H. L. Mencken, the “Sage of Baltimore,” was a journalist, satirist, and iconoclast.
Smith begins his in-depth examination of Spencer’s fundamental objection to the private ownership of land.
John Locke was an Enlightenment philosopher who developed a social contract theory of natural rights and government.
In this excerpt from Libertarianism: A Primer, Boaz tells the history of the movement for liberty, from to Chinese philosopher Lao Tzu through the 20th century.
Rose Wilder Lane, journalist and author, was one of the founding mothers of modern American libertarianism.
Martin Luther King, Jr. was a prominent activist in the civil rights movement, a spectacular orator, and a practitioner of nonviolent resistance.
Thomas Jefferson was the author of the Declaration of Independence and the third President of the United States.
Robert A. Heinlein wrote great science fiction stories with libertarian themes.
Hugo Grotius, a 17th century Dutch legal scholar and philosopher, was the father of modern international law and a staunch opponent of war.
William Lloyd Garrison was America’s most prominent abolitionist.
Milton Friedman was an economist, public intellectual, and activist. He was one of the 20th century’s leading voices for liberty.
Founding father, scientist, businessman, diplomat—Franklin was America’s original “self-made man.”
Charles James Fox was a member of Parliament and champion of the cause of liberty.
Lord Acton was a 19th century politician, historian, and writer best remembered for his commentary on the corrupting influence of power.
Smith discusses some criticisms by Auberon Herbert and Thomas Hodgskin of Spencer’s position on land.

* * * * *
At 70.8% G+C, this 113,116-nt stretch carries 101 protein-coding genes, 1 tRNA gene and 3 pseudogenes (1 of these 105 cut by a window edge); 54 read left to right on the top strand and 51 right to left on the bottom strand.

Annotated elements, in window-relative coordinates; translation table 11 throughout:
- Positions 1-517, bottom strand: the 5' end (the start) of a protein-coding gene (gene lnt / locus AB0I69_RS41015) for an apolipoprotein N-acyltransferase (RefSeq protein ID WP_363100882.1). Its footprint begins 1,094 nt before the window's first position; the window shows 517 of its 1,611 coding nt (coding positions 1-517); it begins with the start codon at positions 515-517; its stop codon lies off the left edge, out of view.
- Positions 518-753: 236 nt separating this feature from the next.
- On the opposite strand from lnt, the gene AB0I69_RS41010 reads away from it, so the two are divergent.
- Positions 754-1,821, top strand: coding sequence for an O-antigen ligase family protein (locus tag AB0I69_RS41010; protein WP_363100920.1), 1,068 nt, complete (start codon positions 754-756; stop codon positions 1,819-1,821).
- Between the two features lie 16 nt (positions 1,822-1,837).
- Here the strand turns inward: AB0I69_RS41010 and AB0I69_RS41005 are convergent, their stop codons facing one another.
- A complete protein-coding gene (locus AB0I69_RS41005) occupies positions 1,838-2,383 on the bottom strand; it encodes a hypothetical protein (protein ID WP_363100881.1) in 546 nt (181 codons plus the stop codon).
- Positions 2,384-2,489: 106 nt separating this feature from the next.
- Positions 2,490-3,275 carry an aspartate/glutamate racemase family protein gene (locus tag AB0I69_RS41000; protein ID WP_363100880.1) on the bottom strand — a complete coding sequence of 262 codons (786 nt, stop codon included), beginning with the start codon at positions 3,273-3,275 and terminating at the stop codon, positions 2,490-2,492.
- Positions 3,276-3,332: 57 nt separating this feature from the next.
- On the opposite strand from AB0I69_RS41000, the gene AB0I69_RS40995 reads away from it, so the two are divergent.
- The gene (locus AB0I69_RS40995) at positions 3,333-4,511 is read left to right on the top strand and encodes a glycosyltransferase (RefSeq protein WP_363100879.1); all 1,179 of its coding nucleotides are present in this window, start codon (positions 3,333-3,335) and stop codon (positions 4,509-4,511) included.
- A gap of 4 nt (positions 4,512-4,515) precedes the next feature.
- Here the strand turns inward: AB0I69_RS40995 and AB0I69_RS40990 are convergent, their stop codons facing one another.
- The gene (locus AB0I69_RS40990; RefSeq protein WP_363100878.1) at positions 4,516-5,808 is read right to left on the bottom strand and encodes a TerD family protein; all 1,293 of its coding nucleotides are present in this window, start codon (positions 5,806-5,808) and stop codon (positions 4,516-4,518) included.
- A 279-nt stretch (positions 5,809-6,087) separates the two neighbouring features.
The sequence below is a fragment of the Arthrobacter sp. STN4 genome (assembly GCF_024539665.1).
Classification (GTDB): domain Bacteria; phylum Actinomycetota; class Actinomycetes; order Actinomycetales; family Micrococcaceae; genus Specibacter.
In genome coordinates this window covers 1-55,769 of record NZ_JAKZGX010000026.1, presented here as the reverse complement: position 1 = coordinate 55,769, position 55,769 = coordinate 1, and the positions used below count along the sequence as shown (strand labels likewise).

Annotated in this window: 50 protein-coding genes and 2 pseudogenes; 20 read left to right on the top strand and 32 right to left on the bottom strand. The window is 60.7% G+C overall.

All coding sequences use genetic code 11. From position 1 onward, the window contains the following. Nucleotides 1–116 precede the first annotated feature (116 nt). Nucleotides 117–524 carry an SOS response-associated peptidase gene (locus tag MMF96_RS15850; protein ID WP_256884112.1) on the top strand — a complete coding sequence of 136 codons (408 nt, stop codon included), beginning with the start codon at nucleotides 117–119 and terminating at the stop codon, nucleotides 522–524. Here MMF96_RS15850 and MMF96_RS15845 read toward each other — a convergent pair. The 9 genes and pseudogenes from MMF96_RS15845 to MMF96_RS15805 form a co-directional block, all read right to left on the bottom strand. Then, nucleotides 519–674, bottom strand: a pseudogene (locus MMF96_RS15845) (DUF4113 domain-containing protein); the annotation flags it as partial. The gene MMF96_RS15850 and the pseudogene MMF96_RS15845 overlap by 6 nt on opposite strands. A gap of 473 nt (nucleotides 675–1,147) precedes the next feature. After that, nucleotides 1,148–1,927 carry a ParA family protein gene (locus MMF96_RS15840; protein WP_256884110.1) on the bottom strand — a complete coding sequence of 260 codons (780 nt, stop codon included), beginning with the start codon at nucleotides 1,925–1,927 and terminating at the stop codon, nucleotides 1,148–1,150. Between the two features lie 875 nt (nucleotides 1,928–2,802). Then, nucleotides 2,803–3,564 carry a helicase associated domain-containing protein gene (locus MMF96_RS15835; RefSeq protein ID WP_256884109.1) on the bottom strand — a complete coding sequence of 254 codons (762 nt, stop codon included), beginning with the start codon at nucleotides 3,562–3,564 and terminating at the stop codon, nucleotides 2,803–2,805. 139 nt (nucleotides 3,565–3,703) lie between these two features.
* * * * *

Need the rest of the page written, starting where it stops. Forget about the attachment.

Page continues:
In this essay, collected in What Social Classes Owe to Each Other (1911), Sumner denounces busybody social reformers who want to run other people’s lives.
In this piece, collected in Sumner argues that democracy is especially vulnerable to plutocratic influence. Originally published in The Independent.
Sumner defines and distinguishes the concepts of democracy and plutocracy. Originally published in The Independent.
Smith explains and criticizes two more of Spencer’s arguments against private property in land.
Goldman continues describing the individual’s relation to the state, and examines the rise of totalitarian governments in the wake of the Great Depression.
In this excerpt from an 1883 speech, Sumner discusses the nature of liberty and the implications of the transition from a status-based society to one based on contract.
Smith explains Herbert Spencer’s fundamental objection to the private ownership of land.
Smith discusses the mutual misunderstandings of Spencer and George, and George’s effective criticism of Spencer’s weak defense of private property.
Emma Goldman discusses the nature of the state as an institution and how it is fundamentally at odds with the dignity of the individual.
In this excerpt from an 1880 speech, Herbert argues that each of us is the judge of our own happiness and is entitled to the full reward of our exertions.